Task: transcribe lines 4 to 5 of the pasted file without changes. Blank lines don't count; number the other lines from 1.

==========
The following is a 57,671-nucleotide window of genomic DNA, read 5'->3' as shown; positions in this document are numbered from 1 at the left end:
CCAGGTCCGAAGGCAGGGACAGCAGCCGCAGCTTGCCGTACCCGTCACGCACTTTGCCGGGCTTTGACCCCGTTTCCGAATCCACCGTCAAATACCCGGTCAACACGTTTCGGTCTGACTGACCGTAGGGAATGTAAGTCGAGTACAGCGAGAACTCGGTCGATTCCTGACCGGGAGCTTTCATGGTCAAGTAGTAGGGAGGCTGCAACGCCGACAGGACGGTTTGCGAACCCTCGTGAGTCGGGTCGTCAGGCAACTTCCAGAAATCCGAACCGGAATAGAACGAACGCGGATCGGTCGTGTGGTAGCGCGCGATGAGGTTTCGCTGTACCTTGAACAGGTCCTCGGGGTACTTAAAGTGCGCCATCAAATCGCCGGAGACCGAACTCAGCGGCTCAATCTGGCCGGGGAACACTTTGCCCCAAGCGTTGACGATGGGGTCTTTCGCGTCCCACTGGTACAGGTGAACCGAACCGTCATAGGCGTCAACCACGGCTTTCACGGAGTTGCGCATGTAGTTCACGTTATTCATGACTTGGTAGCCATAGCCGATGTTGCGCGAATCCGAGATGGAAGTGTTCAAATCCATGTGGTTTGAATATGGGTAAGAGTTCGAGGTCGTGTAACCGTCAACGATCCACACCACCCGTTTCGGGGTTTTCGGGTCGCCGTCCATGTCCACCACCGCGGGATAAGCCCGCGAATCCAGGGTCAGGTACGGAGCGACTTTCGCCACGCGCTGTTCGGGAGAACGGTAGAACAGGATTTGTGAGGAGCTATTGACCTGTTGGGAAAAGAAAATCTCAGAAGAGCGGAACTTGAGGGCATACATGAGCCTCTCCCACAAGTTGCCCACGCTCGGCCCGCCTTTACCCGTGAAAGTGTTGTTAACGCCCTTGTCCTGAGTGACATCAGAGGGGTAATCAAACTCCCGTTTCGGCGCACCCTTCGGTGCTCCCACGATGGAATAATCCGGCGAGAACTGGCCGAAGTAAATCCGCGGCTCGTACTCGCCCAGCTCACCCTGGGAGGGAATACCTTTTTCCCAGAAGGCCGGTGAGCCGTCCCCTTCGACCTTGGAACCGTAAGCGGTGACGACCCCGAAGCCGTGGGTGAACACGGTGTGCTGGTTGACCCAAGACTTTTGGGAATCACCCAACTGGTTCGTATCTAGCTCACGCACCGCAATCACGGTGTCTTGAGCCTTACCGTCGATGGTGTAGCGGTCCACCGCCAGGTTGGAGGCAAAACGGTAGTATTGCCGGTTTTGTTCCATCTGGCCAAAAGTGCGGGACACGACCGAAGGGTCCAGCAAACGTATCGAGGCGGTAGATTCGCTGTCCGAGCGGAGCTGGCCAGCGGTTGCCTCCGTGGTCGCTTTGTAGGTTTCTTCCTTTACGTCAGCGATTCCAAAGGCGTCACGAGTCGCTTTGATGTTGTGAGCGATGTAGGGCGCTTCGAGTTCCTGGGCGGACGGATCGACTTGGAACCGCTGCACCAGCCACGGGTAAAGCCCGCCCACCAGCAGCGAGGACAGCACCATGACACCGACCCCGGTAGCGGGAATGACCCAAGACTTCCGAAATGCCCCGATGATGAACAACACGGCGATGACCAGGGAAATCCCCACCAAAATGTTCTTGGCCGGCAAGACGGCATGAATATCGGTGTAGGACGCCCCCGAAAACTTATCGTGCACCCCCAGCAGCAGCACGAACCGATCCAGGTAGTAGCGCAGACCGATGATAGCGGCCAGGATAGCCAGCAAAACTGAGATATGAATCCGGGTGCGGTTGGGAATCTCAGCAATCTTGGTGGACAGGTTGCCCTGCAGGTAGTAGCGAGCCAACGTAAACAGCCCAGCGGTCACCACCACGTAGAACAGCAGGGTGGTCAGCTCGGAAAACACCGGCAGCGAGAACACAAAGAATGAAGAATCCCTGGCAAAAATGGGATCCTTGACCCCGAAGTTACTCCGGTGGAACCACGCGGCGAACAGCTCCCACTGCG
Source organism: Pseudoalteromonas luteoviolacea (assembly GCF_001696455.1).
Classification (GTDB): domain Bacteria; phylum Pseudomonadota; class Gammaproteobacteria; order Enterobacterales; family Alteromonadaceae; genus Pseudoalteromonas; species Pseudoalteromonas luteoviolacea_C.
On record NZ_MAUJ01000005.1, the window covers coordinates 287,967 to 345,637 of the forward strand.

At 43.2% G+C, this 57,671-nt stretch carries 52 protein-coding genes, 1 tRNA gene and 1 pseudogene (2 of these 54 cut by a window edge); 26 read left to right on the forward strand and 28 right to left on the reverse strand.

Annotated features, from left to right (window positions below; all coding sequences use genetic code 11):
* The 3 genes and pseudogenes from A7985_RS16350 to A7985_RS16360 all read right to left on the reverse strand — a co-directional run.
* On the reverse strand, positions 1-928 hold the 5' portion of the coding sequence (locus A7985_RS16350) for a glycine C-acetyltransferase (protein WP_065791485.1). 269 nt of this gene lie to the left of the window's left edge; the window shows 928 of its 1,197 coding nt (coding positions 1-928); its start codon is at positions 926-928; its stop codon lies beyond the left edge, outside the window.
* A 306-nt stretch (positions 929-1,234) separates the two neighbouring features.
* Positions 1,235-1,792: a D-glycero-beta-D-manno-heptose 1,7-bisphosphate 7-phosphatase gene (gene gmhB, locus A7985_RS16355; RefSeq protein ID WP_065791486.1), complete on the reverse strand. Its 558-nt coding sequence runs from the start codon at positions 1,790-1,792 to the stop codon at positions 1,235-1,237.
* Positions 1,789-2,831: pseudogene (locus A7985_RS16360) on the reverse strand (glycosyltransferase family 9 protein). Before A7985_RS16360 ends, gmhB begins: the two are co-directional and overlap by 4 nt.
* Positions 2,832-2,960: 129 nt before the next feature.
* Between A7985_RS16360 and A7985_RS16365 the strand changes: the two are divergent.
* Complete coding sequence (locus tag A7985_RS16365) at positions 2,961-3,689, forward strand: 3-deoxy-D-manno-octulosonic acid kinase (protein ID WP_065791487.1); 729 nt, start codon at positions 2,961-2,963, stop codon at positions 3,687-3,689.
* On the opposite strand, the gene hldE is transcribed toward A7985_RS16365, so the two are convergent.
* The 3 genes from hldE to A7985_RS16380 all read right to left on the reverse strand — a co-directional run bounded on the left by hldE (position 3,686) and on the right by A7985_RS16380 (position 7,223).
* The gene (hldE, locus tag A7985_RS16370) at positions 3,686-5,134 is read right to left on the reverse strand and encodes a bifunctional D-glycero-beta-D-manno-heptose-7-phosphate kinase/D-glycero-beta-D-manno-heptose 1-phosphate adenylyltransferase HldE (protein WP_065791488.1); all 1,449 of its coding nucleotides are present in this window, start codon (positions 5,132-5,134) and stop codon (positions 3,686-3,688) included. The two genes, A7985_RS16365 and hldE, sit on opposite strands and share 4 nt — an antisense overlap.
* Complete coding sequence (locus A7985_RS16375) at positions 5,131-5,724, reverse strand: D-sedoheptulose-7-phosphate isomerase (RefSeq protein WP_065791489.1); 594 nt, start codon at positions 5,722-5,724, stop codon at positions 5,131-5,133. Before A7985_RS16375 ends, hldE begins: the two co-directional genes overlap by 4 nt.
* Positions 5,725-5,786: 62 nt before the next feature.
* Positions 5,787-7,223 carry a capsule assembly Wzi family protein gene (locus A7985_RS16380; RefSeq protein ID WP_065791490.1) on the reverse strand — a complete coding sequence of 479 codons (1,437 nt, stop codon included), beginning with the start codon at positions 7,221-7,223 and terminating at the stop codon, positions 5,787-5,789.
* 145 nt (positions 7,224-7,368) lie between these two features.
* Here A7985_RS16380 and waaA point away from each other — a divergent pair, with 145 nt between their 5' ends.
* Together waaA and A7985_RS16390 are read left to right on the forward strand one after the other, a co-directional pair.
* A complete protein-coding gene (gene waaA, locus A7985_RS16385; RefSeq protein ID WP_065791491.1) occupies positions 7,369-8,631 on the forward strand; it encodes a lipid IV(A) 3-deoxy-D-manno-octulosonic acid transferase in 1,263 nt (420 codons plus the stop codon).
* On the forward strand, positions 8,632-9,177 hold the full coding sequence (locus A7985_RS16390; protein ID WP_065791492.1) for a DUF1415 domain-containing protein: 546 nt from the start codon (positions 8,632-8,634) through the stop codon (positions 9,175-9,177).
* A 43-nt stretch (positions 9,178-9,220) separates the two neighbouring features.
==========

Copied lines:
Classification (GTDB): domain Bacteria; phylum Pseudomonadota; class Gammaproteobacteria; order Enterobacterales; family Alteromonadaceae; genus Pseudoalteromonas; species Pseudoalteromonas luteoviolacea_C.
On record NZ_MAUJ01000005.1, the window covers coordinates 287,967 to 345,637 of the forward strand.